The low down on the Lipstick Index

The beauty industry is a booming business totalling $3.5 billion in Canada alone. You might think people would appear more plain-faced during economic downturns, choosing to forego spending on makeup—but the lipstick index demonstrates that the opposite might be true. 

The Lipstick Index is an economic indicator that measures the sales of lipstick and other beauty products to describe how a downturn in the economy can mean big sales for some sectors. 

  • It was coined in the early 2000s by Leonard Lauder, chairman of beauty giant Estee Lauder, to describe the changing habits of consumers when the economy is in the dumpster.

  • L'Oreal's CEO referenced the lipstick index recently during the company's last earnings call in the fall, saying that with a price point of $45, high-end lipsticks and mascaras are an "affordable treat."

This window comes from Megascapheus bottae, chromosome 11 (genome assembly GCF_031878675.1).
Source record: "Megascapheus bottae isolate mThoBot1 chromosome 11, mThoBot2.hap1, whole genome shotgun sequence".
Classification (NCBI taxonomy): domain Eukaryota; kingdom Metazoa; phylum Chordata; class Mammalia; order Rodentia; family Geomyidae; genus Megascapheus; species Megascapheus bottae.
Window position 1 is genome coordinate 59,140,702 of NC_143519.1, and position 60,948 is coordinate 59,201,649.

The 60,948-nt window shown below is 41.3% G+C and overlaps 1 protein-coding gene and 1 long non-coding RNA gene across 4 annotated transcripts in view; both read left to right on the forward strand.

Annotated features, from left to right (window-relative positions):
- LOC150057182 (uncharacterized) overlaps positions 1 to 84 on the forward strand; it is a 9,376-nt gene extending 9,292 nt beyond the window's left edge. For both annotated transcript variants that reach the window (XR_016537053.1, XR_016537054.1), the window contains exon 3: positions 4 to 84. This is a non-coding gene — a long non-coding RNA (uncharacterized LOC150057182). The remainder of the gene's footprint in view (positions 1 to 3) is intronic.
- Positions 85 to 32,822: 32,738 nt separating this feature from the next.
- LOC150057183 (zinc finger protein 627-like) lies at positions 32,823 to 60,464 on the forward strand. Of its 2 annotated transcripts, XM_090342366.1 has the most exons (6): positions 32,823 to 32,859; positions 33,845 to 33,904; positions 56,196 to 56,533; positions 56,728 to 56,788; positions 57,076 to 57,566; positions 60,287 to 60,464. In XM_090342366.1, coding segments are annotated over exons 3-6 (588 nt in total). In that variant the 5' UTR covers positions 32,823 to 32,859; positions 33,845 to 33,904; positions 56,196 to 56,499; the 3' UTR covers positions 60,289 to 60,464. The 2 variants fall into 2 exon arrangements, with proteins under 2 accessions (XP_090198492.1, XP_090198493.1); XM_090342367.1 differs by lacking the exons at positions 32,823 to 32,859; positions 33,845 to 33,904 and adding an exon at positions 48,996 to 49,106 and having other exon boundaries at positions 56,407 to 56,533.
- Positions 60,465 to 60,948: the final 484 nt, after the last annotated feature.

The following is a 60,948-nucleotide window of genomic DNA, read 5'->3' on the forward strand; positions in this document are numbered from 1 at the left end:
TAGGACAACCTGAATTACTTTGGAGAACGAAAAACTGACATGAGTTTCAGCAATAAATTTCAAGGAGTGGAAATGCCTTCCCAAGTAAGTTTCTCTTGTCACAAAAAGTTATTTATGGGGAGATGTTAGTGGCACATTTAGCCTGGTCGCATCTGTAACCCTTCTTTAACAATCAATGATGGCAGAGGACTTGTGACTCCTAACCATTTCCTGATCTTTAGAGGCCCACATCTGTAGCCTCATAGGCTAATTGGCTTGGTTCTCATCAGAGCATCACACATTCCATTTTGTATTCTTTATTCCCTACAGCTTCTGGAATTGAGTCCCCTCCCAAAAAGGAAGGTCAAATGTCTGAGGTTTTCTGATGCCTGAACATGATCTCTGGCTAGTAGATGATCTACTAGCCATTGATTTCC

What does it tell us? Makeup isn't recession-proof, but the industry stays relatively strong during economic downturns for a few reasons.

  • Makeup production costs are relatively low, and transportation is less expensive because you can fit more cosmetics packages than cars in a shipping container, per the Washington Post.

  • And makeup sales result in fat profits for manufacturers—in 2019, cosmetics saw an average margin of 58%.

Bottom line: Don’t think that strong earnings for beauty brands mean the economy is doing great—it could be a sign of just the opposite.

Dig deeper: Here's how to make your makeup last longer